A warren of rabbits that have made a Crawley roundabout an unlikely attraction have hopped away from the area and may not return.
Fleming Way Roundabout in Manor Royal is known locally as ‘Rabbit Roundabout’ after the wildlife that have made the area their home.
But renovation of the roundabout - which will see a large ‘M’ sculpture placed there to welcome visitors to the business district - has caused the rabbits to leave the site.
Andrew Jones described the loss of the wildlife as ‘frustrating’.
He said: “You have this nice little pocket of really lovely wildlife and see these rabbits existing in an idyllic way - but it is in the middle of a roundabout.
“To tear it up without much thought for where those rabbits are going to go is pretty close-minded.
“It is a bit frustrating to care that little about the wildlife we have in a large, built-up town like Crawley.”
Andrew, 28, said he and partner Kim Mroz saw Rabbit Roundabout listed among the ‘things to see in Crawley’ when they moved to the town two and a half years ago.
The couple recently spotted between ten and 15 bunnies living there.
He said: “We would be sad enough to go on these walks to the roundabout.
“I was driving past and there was this big mound that had been torn to shreds. I realised they had completely destroyed the house where the rabbits lived.”
He also expressed concern that the rabbits would have had to cross the busy A23 if they left the roundabout naturally.
Steve Sawyer, executive director of Manor Royal, explained that contractors undertaking the works have been briefed and insisted they are ‘proceeding with more caution than usual’.
He said: “At the start of the project we conducted a number of studies to establish how we could improve the roundabout while retaining as many of the trees as possible and taking account of the rabbits.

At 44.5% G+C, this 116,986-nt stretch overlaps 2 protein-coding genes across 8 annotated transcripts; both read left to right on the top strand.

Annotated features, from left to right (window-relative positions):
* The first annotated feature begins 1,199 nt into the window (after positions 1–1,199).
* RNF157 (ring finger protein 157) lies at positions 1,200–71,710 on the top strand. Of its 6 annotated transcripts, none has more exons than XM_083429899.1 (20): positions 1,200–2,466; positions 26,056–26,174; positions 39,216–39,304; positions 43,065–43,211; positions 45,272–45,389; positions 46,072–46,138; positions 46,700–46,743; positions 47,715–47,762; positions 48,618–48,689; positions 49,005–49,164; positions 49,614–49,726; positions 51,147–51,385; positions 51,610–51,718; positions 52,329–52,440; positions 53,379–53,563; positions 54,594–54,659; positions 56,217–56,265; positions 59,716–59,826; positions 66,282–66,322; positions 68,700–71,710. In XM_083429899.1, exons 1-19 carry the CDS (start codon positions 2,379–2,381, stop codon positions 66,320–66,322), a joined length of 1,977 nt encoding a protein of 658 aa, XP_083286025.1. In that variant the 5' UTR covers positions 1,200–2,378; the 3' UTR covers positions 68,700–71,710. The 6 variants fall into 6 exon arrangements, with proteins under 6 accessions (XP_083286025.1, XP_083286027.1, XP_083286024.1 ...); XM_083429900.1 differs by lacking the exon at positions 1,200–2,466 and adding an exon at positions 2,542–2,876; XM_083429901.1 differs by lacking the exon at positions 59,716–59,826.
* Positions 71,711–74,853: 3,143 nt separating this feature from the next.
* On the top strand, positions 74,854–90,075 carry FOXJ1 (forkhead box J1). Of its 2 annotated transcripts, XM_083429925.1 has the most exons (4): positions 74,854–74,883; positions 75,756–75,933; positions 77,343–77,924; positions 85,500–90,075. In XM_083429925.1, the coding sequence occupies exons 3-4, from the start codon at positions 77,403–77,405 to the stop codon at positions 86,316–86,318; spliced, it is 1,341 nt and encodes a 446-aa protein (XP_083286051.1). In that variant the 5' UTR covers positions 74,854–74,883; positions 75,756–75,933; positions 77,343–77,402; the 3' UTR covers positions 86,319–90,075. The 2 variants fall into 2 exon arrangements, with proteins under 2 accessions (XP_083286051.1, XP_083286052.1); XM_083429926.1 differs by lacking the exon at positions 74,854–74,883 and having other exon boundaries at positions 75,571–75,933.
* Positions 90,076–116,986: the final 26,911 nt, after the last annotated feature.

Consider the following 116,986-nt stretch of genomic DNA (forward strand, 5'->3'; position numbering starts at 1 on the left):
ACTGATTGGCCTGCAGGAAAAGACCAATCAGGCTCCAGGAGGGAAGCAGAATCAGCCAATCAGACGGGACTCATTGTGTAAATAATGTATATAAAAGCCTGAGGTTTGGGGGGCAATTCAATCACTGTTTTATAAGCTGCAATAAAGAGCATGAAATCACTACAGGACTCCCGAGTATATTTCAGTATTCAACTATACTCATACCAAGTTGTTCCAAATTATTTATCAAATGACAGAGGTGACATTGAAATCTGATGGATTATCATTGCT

“We found burrows underneath the rotting planters but not many actual rabbits. In fact a number of people have contacted us before to ask where the rabbits had gone.
“We considered a number of options to deliver the project to minimise disruption to human, tree and rabbit – some of which just weren’t practical. The contractors have been briefed and are proceeding with more caution than usual and under instruction to stop should large numbers of rabbits be found.
“To date the main excavations have been carried out and three rabbits were found and dispersed naturally. If the rabbits return to the roundabout after the project is completed that’s fine.”
He also stated that the project would provide benefits to Manor Royal.
He added: “The project has been designed to improve one of the major entry points to Manor Royal that has been consistently reported as a very poor quality.
“The planters are rotting and full of weeds and for many this is the first impression they have of Manor Royal is one of the largest business parks in the South East and home to over 500 companies and 30,000 people.
“That poor first impression reflects badly on all businesses trading here and the town in general. The project is designed to change that.”
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